The military is subordinate to civilian authority in a liberal democracy.

Civilian governments, as opposed to military governments, are defined by who has the monopoly over state violence – that is, armed forces. In a civilian government associated with liberal democracies, the military is subordinate to elected leaders. However, in authoritarian forms of government, armed forces are controlled either by the military itself (such as the former Burmese junta) or by a family based on hereditary rule (such as the Saudi monarchy) or by an elite cabal belonging to a single party (such as the politburo in China).

A Democratic System of Governance

The defining characteristic of a democratic system is the right of the people to chose their rulers. Civilian governments uphold two central principles of democracies: participation and contestation. Free and fair elections allow people to participate by voting to choose their rulers, and those campaigning to run a public office can contest elections. By contrast, under military rule, closed door decisions made by top-ranking generals determine the leadership of government.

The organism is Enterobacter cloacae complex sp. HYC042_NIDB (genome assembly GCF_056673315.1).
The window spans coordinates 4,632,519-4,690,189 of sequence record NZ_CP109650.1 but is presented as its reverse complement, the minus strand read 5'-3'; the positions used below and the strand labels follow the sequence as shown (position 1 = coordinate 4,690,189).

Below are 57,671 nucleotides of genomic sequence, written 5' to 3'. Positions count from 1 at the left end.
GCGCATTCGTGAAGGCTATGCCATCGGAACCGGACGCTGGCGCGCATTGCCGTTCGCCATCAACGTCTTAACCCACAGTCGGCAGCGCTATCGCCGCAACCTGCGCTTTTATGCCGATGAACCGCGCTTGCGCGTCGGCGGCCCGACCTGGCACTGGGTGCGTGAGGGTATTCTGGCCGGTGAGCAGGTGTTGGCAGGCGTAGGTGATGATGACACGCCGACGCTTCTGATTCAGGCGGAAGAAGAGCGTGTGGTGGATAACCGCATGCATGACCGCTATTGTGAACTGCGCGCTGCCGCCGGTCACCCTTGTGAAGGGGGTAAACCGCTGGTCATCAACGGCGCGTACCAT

Accountable and Transparent

A civilian government is accountable to an independent judiciary and parliament. They must submit the government’s proposed budget every year for parliament’s approval. This ensures that the government spends available resources in a way that benefits the maximum number of people. At the same time, the government must disclose full information about its activities, although today, governments increasingly cite security concerns as an excuse to become more opaque.

Respect for Human Rights

A civilian government, because it is chosen in elections, does not need to forcibly suppress the opposition. A military government, however, resorts to physical violence to stifle any dissent. Physical violence such as torture and killing is the most pernicious example of human rights abuses. Lesser forms of abuse may be persecution, intimidation and unlawful detention.

Freedom of Speech

A civilian government is more amenable to freedom of speech and a free press than a military government. However, there are boundaries around freedom of speech, be they implicit cultural boundaries or explicit constitutional boundaries. Even in liberal democracies, the degree of freedom of speech during times of war – usually when the military has the most influence over the government – is lower than during times of peace. However, regardless of the security situation inside the country, military rules are notorious for forbidding free speech. For example, the government of North Korea severely restricts both free speech and free press.